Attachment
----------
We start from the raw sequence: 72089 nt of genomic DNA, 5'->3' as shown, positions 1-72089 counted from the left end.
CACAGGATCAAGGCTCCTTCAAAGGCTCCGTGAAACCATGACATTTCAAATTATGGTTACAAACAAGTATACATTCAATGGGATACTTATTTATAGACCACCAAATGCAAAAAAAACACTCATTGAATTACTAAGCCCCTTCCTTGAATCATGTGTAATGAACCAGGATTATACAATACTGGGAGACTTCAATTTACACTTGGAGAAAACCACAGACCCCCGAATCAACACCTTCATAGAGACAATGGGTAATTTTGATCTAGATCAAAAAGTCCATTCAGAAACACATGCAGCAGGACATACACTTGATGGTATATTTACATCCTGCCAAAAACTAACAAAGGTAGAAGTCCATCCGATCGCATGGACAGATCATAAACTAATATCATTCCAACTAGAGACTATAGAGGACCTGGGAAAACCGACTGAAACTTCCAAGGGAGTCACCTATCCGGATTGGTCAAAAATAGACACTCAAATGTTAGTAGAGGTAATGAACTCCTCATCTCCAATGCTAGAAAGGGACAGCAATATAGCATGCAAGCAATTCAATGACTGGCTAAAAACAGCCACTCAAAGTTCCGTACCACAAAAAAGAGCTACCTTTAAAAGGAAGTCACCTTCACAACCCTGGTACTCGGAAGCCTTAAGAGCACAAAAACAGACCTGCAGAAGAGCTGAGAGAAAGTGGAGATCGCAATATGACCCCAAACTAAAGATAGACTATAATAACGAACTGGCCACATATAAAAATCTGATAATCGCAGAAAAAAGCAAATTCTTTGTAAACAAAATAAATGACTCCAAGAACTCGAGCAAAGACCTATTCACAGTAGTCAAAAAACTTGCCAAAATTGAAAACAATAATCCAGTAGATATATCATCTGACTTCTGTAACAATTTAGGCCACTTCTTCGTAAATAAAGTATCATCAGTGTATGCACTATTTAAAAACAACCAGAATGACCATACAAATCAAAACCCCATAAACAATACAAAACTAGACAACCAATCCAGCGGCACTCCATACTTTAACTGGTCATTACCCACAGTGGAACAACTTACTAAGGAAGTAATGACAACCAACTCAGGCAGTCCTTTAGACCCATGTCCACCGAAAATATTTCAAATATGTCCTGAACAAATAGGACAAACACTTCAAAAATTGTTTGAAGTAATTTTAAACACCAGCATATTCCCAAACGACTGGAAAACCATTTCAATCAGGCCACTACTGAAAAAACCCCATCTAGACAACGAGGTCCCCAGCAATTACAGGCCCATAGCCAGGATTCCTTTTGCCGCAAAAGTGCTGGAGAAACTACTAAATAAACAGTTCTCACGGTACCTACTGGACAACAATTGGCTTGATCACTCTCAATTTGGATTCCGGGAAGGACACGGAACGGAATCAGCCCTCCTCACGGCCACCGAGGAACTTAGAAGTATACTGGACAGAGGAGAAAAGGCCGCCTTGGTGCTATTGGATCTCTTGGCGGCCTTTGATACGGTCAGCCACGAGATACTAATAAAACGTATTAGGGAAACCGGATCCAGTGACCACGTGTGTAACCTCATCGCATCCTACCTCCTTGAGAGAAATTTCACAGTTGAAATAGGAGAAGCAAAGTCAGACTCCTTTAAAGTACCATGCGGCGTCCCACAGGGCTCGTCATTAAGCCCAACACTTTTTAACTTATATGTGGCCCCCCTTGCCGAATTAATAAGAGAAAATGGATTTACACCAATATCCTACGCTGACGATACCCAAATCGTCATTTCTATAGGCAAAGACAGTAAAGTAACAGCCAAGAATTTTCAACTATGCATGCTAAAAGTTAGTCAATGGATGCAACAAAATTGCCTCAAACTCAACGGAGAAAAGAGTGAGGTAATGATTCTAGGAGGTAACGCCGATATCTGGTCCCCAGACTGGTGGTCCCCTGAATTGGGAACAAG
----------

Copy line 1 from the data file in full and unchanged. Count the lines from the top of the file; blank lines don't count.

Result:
We start from the raw sequence: 72089 nt of genomic DNA, 5'->3' as shown, positions 1-72089 counted from the left end.